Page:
208.1 Transformation of body and subjectivity in transition from molar language to molecular language: Pre-natal diagnosis and medical gaze on female body

Thursday, August 2, 2012: 9:00 AM
Faculty of Economics, TBA
Oral Presentation
Emre SÜNTER , Sociology, Middle East Technical University, Eskisehir, Turkey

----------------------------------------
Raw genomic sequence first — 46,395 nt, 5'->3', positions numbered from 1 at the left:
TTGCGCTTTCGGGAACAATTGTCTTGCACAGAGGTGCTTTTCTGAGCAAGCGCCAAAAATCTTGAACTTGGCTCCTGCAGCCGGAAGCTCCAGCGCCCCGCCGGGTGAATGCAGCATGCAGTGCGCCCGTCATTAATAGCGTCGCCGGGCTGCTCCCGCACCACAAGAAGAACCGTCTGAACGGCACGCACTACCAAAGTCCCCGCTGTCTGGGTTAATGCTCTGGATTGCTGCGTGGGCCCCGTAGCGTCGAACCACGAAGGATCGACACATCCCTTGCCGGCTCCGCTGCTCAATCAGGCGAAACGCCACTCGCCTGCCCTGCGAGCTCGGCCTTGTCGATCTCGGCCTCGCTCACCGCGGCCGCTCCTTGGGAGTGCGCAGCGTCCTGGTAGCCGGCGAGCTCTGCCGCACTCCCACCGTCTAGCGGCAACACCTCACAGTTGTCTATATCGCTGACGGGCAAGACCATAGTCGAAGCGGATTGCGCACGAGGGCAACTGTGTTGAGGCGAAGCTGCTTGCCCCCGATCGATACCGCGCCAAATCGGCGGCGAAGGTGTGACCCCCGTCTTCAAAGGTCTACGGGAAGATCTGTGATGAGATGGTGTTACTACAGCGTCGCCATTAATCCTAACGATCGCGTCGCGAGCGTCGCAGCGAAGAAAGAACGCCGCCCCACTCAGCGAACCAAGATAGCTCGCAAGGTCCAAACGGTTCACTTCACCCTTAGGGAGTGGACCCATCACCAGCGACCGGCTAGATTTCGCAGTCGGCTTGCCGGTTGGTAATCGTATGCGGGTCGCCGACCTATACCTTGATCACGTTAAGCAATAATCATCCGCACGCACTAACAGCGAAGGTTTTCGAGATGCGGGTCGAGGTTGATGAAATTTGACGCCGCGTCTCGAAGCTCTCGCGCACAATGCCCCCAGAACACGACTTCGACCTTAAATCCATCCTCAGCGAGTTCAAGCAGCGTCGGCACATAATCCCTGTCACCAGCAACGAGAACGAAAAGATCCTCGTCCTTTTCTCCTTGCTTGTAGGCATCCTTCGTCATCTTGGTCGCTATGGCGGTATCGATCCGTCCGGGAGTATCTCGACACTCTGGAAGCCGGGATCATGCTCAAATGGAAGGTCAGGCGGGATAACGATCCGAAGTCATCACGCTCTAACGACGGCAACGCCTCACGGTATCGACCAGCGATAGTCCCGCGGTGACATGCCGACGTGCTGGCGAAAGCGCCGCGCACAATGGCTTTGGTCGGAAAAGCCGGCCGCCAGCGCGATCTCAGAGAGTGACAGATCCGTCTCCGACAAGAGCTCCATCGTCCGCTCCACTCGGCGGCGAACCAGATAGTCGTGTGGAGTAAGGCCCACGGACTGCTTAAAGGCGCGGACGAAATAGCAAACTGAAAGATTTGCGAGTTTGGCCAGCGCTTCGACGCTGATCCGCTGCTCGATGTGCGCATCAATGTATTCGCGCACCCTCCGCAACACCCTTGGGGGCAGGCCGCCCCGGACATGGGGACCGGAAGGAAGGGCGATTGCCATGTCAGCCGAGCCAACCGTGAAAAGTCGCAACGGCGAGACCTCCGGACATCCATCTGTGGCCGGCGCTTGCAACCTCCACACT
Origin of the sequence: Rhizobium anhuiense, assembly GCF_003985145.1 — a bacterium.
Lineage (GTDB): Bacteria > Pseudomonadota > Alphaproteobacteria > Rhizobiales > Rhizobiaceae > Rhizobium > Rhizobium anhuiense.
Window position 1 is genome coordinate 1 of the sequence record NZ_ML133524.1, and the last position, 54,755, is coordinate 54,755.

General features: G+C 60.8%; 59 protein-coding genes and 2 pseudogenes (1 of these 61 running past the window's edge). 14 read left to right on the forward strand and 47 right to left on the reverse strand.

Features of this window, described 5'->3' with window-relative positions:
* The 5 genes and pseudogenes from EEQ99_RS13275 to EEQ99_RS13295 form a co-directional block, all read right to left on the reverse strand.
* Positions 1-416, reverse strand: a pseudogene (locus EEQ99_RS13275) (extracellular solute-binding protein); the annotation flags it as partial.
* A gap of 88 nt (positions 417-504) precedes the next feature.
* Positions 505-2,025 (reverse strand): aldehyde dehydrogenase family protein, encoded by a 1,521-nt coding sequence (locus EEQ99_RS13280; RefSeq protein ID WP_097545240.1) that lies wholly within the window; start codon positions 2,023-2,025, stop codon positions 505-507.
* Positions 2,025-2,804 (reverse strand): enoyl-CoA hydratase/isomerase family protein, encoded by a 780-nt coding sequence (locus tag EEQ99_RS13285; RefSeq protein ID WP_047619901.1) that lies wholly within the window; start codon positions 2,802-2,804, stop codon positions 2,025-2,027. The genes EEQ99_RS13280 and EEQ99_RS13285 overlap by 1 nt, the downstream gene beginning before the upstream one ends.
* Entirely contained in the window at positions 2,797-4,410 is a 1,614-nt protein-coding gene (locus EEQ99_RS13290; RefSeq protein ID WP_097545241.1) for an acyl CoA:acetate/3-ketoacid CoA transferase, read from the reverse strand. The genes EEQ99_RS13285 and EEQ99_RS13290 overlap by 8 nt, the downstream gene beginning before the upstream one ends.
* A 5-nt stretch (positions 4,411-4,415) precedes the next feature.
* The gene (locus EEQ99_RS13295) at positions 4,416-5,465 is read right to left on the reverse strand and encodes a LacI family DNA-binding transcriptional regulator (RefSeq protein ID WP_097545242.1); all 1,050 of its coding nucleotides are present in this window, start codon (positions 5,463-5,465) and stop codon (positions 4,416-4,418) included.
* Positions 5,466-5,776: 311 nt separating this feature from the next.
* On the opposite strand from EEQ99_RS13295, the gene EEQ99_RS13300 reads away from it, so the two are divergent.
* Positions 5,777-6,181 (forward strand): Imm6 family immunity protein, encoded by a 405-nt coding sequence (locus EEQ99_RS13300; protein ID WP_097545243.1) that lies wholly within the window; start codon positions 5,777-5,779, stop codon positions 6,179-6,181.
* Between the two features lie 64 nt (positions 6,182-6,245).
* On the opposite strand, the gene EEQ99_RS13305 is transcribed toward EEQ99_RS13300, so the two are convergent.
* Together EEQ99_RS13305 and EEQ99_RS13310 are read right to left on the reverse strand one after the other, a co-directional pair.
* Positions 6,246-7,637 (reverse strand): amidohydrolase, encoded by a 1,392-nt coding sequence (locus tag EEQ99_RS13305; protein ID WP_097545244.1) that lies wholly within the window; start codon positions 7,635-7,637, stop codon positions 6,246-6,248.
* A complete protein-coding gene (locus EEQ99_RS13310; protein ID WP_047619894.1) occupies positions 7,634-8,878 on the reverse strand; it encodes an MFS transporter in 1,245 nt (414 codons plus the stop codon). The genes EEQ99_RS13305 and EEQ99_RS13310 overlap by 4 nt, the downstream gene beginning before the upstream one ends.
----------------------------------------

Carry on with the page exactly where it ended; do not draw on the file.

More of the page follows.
Medical technologies shaping the body are not only effective material tools, but also the means and techniques of transformation of the notions like self, subject, body, society or social. For example radioscopy made huge impact on the diagnoses of illnesses, but on the other hand it affected deeply the transformation of health institution, the relationship of individuals with life and health, and as a result, social relations. Today, we can talk about a change on very nature of these technologies creating new realities, not concrete or actual, but rather virtual and probabilistic. Virtual realities are not a matter of statistical inference, of pure deduction like that of old technologies; but its truth is an outcome of formal modeling, pre-programming, and digitalization. The goal of these technologies is simply to control as perfectly and seamlessly as possible all conceivable outcomes in advance. Here, it is determined not only an organic, total change in body, but also every little difference in molecular level. All technology of body is translated from molar language to molecular language.  In this sense, it is not simply based on principle of efficiency, but of ‘pre-efficiency’. Pre-natal diagnosis is the best example of this shift. It is not only a useful tool for preemption of diseases, but also a technique showing this shift from molar to molecular. By operating on female body, it changes the mode of subjectivity of women. Through this technology, institutional medical gaze gains transparency onto the female body.  It affects the relationship of women with their body and identity, in this sense it identifies a new paradigm for responsibilities, rights, and obligations in contemporary society. The aim of this session is to show with specific cases how pre-natal diagnosis transforms the subjectivity, and particularly women’s perception of life and world.